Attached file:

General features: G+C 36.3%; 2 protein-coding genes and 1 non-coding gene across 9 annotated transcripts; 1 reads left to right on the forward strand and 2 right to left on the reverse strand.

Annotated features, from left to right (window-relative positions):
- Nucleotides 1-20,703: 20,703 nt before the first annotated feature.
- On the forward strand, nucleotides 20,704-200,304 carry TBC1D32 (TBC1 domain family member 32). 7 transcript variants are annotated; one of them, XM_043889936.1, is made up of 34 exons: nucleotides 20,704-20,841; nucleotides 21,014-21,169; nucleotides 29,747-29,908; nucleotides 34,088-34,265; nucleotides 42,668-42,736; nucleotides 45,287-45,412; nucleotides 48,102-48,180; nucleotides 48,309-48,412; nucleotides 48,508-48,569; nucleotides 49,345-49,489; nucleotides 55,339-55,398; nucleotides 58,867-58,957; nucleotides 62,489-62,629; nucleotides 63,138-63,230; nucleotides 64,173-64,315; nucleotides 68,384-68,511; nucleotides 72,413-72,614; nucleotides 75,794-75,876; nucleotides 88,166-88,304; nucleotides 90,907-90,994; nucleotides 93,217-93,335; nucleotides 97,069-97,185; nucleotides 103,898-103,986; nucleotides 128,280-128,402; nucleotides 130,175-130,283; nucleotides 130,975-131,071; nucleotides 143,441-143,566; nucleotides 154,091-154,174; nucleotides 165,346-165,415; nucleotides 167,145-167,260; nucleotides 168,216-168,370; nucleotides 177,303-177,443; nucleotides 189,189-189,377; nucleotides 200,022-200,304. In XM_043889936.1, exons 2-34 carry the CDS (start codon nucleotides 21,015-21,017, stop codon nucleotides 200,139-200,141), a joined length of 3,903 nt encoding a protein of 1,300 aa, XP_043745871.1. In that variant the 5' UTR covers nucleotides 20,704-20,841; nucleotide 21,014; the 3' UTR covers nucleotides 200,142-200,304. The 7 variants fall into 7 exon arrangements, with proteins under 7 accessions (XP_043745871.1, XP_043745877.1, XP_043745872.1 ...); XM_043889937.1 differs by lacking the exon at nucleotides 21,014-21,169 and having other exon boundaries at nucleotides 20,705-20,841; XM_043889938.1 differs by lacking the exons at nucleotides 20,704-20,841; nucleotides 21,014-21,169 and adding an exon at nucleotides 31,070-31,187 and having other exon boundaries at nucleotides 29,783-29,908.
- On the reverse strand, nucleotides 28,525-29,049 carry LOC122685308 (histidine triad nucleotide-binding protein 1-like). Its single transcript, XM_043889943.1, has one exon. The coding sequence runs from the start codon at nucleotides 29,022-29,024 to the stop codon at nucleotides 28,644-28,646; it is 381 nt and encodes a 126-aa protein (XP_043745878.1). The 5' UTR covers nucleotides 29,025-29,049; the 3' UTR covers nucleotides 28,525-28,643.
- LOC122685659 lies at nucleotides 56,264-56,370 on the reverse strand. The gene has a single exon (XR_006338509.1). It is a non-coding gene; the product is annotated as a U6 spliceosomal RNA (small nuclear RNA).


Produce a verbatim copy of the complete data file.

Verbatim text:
General features: G+C 36.3%; 2 protein-coding genes and 1 non-coding gene across 9 annotated transcripts; 1 reads left to right on the forward strand and 2 right to left on the reverse strand.

Annotated features, from left to right (window-relative positions):
- Nucleotides 1-20,703: 20,703 nt before the first annotated feature.
- On the forward strand, nucleotides 20,704-200,304 carry TBC1D32 (TBC1 domain family member 32). 7 transcript variants are annotated; one of them, XM_043889936.1, is made up of 34 exons: nucleotides 20,704-20,841; nucleotides 21,014-21,169; nucleotides 29,747-29,908; nucleotides 34,088-34,265; nucleotides 42,668-42,736; nucleotides 45,287-45,412; nucleotides 48,102-48,180; nucleotides 48,309-48,412; nucleotides 48,508-48,569; nucleotides 49,345-49,489; nucleotides 55,339-55,398; nucleotides 58,867-58,957; nucleotides 62,489-62,629; nucleotides 63,138-63,230; nucleotides 64,173-64,315; nucleotides 68,384-68,511; nucleotides 72,413-72,614; nucleotides 75,794-75,876; nucleotides 88,166-88,304; nucleotides 90,907-90,994; nucleotides 93,217-93,335; nucleotides 97,069-97,185; nucleotides 103,898-103,986; nucleotides 128,280-128,402; nucleotides 130,175-130,283; nucleotides 130,975-131,071; nucleotides 143,441-143,566; nucleotides 154,091-154,174; nucleotides 165,346-165,415; nucleotides 167,145-167,260; nucleotides 168,216-168,370; nucleotides 177,303-177,443; nucleotides 189,189-189,377; nucleotides 200,022-200,304. In XM_043889936.1, exons 2-34 carry the CDS (start codon nucleotides 21,015-21,017, stop codon nucleotides 200,139-200,141), a joined length of 3,903 nt encoding a protein of 1,300 aa, XP_043745871.1. In that variant the 5' UTR covers nucleotides 20,704-20,841; nucleotide 21,014; the 3' UTR covers nucleotides 200,142-200,304. The 7 variants fall into 7 exon arrangements, with proteins under 7 accessions (XP_043745871.1, XP_043745877.1, XP_043745872.1 ...); XM_043889937.1 differs by lacking the exon at nucleotides 21,014-21,169 and having other exon boundaries at nucleotides 20,705-20,841; XM_043889938.1 differs by lacking the exons at nucleotides 20,704-20,841; nucleotides 21,014-21,169 and adding an exon at nucleotides 31,070-31,187 and having other exon boundaries at nucleotides 29,783-29,908.
- On the reverse strand, nucleotides 28,525-29,049 carry LOC122685308 (histidine triad nucleotide-binding protein 1-like). Its single transcript, XM_043889943.1, has one exon. The coding sequence runs from the start codon at nucleotides 29,022-29,024 to the stop codon at nucleotides 28,644-28,646; it is 381 nt and encodes a 126-aa protein (XP_043745878.1). The 5' UTR covers nucleotides 29,025-29,049; the 3' UTR covers nucleotides 28,525-28,643.
- LOC122685659 lies at nucleotides 56,264-56,370 on the reverse strand. The gene has a single exon (XR_006338509.1). It is a non-coding gene; the product is annotated as a U6 spliceosomal RNA (small nuclear RNA).